The first step to be able to accurately screen for coeliac disease is to ensure a gluten containing diet has been consumed for enough time prior to a test. A gluten containing diet is specified as 2 slices of gluten containing bread per day for 6-8 weeks prior to the test, without this symptoms may be masked and the screening inaccurate.
The test most commonly issued by a GP in Australia screens for tissue transglutaminase Antibodies (tTG-IgA). The tTG-IgA test will be positive in about 98% of patients with coeliac disease who are on a gluten-containing diet. This is called the tests sensitivity (the accuracy of the test for picking up coeliac disease). The same test will come back negative in about 95% of healthy people without celiac disease (so about 5% of people won’t screen accurately). This is called the test’s specificity. Though rare, this means patients with coeliac disease could have a negative antibody test result (even though they have coeliac disease).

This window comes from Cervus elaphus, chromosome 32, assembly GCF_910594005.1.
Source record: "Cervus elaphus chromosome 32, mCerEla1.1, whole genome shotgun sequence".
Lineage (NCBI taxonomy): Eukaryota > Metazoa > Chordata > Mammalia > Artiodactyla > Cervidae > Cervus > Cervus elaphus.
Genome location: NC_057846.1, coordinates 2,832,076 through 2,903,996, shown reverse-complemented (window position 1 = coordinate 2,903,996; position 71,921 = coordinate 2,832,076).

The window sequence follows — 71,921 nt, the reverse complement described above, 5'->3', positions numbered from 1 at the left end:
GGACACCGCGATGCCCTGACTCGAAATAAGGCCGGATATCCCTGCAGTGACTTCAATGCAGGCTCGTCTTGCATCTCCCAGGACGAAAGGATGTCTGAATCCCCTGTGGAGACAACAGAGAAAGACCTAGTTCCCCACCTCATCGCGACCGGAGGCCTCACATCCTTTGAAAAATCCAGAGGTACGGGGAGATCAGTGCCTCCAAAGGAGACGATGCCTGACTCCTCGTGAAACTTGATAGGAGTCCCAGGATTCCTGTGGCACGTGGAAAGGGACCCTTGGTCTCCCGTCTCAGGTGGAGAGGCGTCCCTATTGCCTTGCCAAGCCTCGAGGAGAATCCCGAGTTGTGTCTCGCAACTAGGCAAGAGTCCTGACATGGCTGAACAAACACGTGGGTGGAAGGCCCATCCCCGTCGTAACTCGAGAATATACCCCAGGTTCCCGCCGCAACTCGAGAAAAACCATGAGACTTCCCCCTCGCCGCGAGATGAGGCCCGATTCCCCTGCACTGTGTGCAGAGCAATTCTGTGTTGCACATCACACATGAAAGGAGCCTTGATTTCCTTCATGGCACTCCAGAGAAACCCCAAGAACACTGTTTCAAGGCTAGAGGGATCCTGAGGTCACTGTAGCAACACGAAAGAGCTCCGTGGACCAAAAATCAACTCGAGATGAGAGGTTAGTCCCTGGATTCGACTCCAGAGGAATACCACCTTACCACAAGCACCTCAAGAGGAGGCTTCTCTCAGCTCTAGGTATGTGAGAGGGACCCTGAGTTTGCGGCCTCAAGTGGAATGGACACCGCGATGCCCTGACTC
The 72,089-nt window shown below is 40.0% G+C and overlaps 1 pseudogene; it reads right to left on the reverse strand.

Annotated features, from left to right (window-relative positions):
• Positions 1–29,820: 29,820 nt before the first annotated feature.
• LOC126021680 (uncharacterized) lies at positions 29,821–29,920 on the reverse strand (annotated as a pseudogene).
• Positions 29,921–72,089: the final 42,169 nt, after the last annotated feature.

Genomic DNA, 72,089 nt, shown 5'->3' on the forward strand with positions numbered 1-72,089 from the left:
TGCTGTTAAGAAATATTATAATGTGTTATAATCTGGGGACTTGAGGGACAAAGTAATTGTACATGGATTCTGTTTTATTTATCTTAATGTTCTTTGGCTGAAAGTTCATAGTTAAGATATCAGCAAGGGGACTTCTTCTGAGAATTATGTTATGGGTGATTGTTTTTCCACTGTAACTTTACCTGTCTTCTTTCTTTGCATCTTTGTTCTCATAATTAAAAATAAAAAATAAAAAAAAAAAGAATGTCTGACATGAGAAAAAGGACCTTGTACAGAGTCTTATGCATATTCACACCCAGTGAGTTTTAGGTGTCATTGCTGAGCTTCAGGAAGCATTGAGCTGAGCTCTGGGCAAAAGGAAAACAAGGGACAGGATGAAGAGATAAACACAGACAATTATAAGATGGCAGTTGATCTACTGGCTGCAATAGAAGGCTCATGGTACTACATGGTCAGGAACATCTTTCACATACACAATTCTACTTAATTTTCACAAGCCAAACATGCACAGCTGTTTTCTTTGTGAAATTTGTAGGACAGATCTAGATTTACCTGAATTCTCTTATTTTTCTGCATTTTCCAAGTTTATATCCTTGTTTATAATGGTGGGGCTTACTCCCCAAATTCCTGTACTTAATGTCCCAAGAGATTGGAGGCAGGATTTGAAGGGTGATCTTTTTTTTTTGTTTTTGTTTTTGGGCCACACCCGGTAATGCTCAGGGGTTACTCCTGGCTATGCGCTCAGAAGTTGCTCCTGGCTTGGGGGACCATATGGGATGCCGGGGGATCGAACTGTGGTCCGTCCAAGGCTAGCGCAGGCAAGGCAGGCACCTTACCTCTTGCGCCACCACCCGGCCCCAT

There is also the possibility of having a false positive test (a person screens as having coeliac disease when they don’t). This is uncommon and most often found in individuals that have an autoimmune disease like type 1 diabetes, autoimmune liver disease, Hashimoto’s thyroiditis, psoriatic or rheumatoid arthritis, and heart failure.
The upside of the antibody screening tests is that they are easy to administer (referral from your GP for a blood test at your local collection centre) but the down side is a small percentage of the population may return false positive or negative result. Therefore, the only way to clinically diagnose coeliac disease is through a tissue biopsy of the small intestine (colonoscopy).
While it is very rare, the possibility for someone with coeliac disease to have negative antibody test results does exist, therefore if your tests were negative, but you continue to experience symptoms, consult your GP and dietitian about a tissue biopsy.